initial public offerings (IPOs) trading on American exchanges

Monday, April 16, 2012

IPOs this week (16 April 2012) : 5 companies scheduled

The following are scheduled to IPO this week:
  1. Splunk (SPLK);  on the Nasdaq; seeking to raise $135 million
  2. Infoblox (BLOX); on the NYSE; wants to raise $106 million
  3. Proofpoint Inc.( PFPT);  on the Nasdaq; seeking to raise $74 million
  4. Midstates Petroleum (MPO); on the NYSE; wants to raise $432 million
  5. Tumi (TUMI );  on the NYSE; wants to raise $320 million

Splunk hopes to raise as much as $135 million. It makes software that allows companies to collect and analyze large quantities of data, especially that generated by machines.

Machine-generated data are produced by nearly every software application and electronic device operating on a company's system, and contains time-stamped records of every event, ranging from user activity to security threats.

Splunk boasts that more than 3,700 customers, including a majority of the Fortune 100, use its software, including Bank of America Corp., BAC +1.27% Harvard University and Zynga Inc. ZNGA -7.64% Its software can search, analyze and monitor data in real time.

Splunk's revenue rose 83% to $121 million in the fiscal year that ended Jan. 31, and it reported a net loss of $11 million, compared with a loss of $3.8 million a year earlier. The company has never been profitable.

Infoblox wants to raise $106 million. The company combines hardware and software in appliances that it sells to automate businesses' computer network functions, such as network discovery and device configuration. Its appliances have been sold to more than 5,400 businesses, including Adobe Systems Inc., (ADBE), Barclays, Caterpillar (CAT), the Federal Aviation Administration and IBM Corp.

When businesses automate network control, they stop using manual processes for routine network tasks and are able to create what Infoblox calls "dynamic networks" that allow data centers to perform virtualization, cloud computing, software-as-a-service and high-speed networking that support multiple business operations. Automating network control becomes more important as networks become bigger and more complicated because of the growth in the number of devices and software applications that need to connect to the network.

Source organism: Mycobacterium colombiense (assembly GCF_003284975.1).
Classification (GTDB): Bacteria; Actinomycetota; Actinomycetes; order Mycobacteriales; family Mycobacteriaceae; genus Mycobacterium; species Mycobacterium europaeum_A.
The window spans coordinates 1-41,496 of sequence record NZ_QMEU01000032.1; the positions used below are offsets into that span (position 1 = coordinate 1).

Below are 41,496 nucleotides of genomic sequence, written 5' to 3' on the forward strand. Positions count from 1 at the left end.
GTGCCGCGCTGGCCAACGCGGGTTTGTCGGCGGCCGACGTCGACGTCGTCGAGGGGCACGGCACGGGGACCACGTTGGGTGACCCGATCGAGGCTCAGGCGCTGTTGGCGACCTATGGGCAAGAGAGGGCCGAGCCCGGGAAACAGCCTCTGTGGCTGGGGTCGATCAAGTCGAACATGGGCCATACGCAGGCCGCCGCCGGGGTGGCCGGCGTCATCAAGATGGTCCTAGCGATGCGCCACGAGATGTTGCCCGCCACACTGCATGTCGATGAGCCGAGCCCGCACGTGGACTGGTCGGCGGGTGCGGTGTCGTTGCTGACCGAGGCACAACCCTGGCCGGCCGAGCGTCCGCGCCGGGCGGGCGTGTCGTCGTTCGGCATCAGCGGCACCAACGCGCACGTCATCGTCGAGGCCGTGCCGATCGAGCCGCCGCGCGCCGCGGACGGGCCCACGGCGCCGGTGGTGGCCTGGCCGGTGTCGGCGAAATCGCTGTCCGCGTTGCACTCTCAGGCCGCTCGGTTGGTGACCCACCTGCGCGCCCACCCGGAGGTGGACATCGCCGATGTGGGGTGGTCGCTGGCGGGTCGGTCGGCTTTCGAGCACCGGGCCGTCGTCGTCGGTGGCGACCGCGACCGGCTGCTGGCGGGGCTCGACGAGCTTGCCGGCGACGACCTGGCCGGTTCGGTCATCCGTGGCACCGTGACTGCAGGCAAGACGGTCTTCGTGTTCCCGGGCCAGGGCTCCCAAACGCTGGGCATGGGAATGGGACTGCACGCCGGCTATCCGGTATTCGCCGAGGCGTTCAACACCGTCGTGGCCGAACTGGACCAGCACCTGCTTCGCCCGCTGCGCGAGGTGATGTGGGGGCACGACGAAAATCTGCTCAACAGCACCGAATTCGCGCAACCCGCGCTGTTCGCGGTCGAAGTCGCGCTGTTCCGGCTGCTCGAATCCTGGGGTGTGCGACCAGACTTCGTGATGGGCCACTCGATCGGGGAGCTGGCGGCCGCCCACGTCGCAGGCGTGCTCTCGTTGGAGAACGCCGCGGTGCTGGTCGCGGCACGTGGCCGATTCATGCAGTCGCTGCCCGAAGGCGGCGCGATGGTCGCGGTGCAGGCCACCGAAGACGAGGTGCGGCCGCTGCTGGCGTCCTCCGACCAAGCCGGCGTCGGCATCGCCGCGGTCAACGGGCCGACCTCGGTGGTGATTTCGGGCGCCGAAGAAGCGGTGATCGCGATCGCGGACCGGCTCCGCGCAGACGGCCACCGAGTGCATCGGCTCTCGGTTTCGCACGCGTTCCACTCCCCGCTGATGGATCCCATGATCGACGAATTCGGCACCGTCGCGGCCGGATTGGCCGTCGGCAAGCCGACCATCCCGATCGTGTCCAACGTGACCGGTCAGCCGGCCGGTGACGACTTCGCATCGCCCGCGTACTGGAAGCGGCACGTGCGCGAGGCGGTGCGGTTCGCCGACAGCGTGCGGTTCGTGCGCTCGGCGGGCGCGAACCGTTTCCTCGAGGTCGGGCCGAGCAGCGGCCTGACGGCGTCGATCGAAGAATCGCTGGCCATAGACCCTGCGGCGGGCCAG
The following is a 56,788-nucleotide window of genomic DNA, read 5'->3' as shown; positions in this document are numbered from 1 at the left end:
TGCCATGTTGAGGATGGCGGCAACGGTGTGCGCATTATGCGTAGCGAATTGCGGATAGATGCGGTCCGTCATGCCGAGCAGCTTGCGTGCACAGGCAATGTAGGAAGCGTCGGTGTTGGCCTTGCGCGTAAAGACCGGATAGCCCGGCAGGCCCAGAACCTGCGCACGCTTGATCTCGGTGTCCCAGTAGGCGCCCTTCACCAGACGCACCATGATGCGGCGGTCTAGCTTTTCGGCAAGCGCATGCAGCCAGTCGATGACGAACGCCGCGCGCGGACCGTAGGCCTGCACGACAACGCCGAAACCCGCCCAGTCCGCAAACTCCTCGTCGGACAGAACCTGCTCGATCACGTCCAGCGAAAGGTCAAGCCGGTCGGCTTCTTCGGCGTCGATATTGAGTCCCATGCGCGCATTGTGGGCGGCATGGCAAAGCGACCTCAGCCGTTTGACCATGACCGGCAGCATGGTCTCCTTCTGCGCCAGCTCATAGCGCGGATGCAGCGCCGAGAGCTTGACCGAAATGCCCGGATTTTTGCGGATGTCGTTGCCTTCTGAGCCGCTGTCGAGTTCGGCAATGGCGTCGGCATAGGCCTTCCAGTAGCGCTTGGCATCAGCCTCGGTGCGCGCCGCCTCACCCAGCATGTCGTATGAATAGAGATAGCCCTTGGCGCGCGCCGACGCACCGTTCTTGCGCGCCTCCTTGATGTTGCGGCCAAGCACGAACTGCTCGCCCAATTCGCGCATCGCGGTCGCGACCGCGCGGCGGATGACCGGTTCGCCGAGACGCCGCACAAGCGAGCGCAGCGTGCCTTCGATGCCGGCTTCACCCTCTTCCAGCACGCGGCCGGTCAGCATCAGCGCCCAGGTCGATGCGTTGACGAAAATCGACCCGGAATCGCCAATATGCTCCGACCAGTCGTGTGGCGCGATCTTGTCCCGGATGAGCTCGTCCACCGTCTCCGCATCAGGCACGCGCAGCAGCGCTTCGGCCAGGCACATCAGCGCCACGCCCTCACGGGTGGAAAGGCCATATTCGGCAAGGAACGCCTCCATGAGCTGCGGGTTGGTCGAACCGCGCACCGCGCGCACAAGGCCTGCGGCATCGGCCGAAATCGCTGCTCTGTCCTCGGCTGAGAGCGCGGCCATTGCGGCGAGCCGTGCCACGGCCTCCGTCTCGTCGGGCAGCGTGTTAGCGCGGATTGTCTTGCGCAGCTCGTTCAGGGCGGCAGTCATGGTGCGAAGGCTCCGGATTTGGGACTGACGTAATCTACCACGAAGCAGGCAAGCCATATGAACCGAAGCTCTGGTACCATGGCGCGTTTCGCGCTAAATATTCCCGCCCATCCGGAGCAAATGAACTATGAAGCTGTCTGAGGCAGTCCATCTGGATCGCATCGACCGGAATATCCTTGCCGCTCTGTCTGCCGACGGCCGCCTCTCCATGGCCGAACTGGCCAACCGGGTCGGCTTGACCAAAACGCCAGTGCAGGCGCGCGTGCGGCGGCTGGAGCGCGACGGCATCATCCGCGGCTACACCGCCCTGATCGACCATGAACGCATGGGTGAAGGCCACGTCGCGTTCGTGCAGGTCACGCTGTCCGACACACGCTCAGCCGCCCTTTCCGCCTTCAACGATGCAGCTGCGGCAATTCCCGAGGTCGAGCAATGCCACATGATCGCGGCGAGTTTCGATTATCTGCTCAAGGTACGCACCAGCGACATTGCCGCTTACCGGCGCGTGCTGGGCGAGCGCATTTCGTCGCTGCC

Infoblox, which was founded in 1999, says it believes that the market for automated network control will grow as more businesses replace their legacy network controls. For the six months that ended Jan. 31, net revenue increased 31% to $80.7 million, and it reported a net loss of $2.8 million, compared with a loss of $132,000 in the same period a year earlier. The company has a history of losses, although it was profitable in fiscal 2010.

A third software firm, Proofpoint Inc. offers security software for large and midsize businesses to prevent the theft of sensitive data through attacks and phishing messages, to archive information as well as to securely share information with customers and business partners. Its products are used by about 2,400 customers, including 26 of the Fortune 100. Its top-line growth hasn't been quite as swift as Splunk or Infoblox; in 2011, revenue rose 26% to $82 million, and it reported a net loss of $20 million, down slightly from a loss of $21 million in 2010.

Also on deck for the week are two larger nontech deals: oil exploration company Midstates Petroleum Co. and luxury luggage and briefcase maker Tumi Holdings Inc.

Tumi makes carry-on luggage, garment bags, briefcases and totes. Founded in 1975, it sells its wares through its own retail stores and website as well as through luggage retailers, department stores and third-party websites such as Inc. (AMZN). It plans to increase its own retail store base in North America and internationally, aiming to add eight to 16 new ones in each of the next three years, and to expand its wholesale distribution.

Tumi said it believes many consumers deferred purchases of its products during the financial crisis, and postcrisis sales appear to be increasing due in part to these deferred purchases. In 2011, the company's net sales increased 31% to $330 million, and it reported net income of $17 million, compared with $104,000 in 2010.

Midstates focuses on oil fields in Louisiana that were discovered by major oil companies in the 1940s and 1950s, but weren't fully developed due to the price of oil, state taxes and regulatory limitations.

Since the third quarter of 2008, Midstates has drilled 57 wells, 93% of which are in commercial production. The company's average daily production has increased during the period by a compound annual growth rate of 96%, and it aims to drill as many as 67 wells this year. In 2011, Midstates' total revenue more than tripled to $214 million, and the company swung to a profit of $17 million, from a loss of $16 million in 2010.

Though its financials are good, oil-exploration companies are usually considered higher-risk deals due to the volatility of energy prices and the possibility that they may not be able to take all their wells into viable production.

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